The James Bond Turning Point
Cause for celebration during senior year was Sean Connery returning as James Bond in Diamonds Are Forever. Dog-like loyalty had inspired my boycott of On Her Majesty's Secret Service for its lacking the real 007, thus years' delay seeing this perhaps best of Bonds. Headed toward an end of high school, I wanted not for certain things to change, even as surely they would, both television and movie-wise. Connery Is Bond, said UA in 1967's You Only Live Twice publicity, making OHMSS all the more a violation of their aesthetic contract with fans (how many others ducked Lazenby in 1969?). Connery being back amounted to restoration of proper order and spiked interest in Diamonds Are Forever.
Our trip to Winston-Salem's opening day, six wedged in and me driving, was 1971 Christmas come early, the Thruway Theatre's holiday attraction held over into a next annum. Already at seventeen was I embarked on nostalgia trips like this and there'd be more at the Thruway two years later when Jack The Giant Killer turned up as a kiddie booking (me again the oldest kiddie there). Movie-going seemed so utterly changed between the mid-sixties and 1971. I'd begun to feel old seeing so much disappear. Double-features first, even at last-stand
Diamonds Are Forever recently streamed from Netflix. I watched for whatever memories it would bestir from Thruway's forty-year ago opening day. There's no calling this a best of Bonds, except among tastes running toward jokey installments to come. Of these, Diamonds earns laughs most honestly, but whose idea was it to make 007 a figure of fun? I guess 1971 was the point at which camp finally caught up with the series (in hindsight, you wonder why it didn't happen sooner). Certainly Diamonds' success indicated this as direction a public wanted to go. I read at the time how UA offered Connery the moon to come back, which raises another question I've still not got straight ... Was Lazenby fired or did he quit?
The seriousness of OHMSS's ending was not maintained for even a moment of Diamonds Are Forever. A recast Lazenby would've gone about the pre-credit search for Blofeld with far greater intensity than a disengaged Connery visibly aged since You Only Live Twice of four years back. There's a feeling throughout Diamonds of Connery being there purely for cash. He had tired of the part and made no secret of it. Too much compensation had gone to his jowls and midsection. The wit of SC's earlier Bond had become indifference. Still, we were happy to have him back because Connery was, if nothing else, a link to adolescent discovery of James Bond and the glimpse of grown-up-ness that afforded.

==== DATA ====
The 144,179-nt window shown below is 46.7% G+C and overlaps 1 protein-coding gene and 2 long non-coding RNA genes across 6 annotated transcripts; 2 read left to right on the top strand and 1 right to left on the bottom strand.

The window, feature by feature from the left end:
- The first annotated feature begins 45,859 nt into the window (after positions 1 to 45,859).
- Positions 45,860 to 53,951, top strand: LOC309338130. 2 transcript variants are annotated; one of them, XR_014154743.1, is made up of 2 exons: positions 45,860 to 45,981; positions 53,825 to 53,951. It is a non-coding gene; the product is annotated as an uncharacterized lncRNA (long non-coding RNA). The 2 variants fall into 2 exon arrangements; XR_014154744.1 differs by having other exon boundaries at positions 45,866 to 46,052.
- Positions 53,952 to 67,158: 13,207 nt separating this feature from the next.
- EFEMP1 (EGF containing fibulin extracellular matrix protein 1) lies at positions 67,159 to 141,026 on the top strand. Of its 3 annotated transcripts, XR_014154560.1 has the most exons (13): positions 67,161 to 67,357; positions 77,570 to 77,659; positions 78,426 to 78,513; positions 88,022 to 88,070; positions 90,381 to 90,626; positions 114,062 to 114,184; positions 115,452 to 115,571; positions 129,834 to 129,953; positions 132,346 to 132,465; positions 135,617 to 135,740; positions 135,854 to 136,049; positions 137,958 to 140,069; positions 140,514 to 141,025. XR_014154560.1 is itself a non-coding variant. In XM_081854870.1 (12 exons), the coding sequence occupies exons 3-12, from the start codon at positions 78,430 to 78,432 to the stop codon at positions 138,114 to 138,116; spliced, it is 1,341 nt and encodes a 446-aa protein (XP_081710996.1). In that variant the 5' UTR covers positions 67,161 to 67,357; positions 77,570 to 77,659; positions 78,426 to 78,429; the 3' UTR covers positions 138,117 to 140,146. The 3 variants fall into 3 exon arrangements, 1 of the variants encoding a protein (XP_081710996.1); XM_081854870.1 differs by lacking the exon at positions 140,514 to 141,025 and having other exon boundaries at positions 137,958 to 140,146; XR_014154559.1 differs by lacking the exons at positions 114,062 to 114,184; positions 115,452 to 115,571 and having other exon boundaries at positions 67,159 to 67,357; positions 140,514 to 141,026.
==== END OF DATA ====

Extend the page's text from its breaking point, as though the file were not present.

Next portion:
|Connery Getting Ready To Fall Asleep While Standing Up During Diamonds' Casino Sequence.|
What Diamonds Are Forever had was tempo. It's like serial chapters wired together and never mind coherence lacking. There must've been hard decisions made going into this one. Surely producers realized that, from here, we'd not take James Bond seriously again. Still, there are fun enough moments in Diamonds to forgive what we'd lose, sort of like eating out on a credit card you know is overdrawn. DAF seems closest to an imagined Bond picture Howard Hawks might have directed: Just give the audience good scenes and don't annoy them too much the rest of the time (if only he had been in charge here!).
There were grosses. Oodles of that. Diamonds was an early occasions I remember Variety talking about a monumental opening weekend. Playboy saluted Bond girl Lana Wood with an extravagant pictorial. She'd later slap-back the franchise writing of an off-set Connery canoodle ... He smelled like the bottom of a lion's cage! ... said Lana. It was tough regarding him the same after that. Someone else talked of SC wandering Vegas casinos during the shoot sans hairpiece and outer-wear appropriate to Bond. Handlers had to hustle him upstairs for a change to avert fan disillusionment (in fact, a lot of tourists didn't even recognize 007).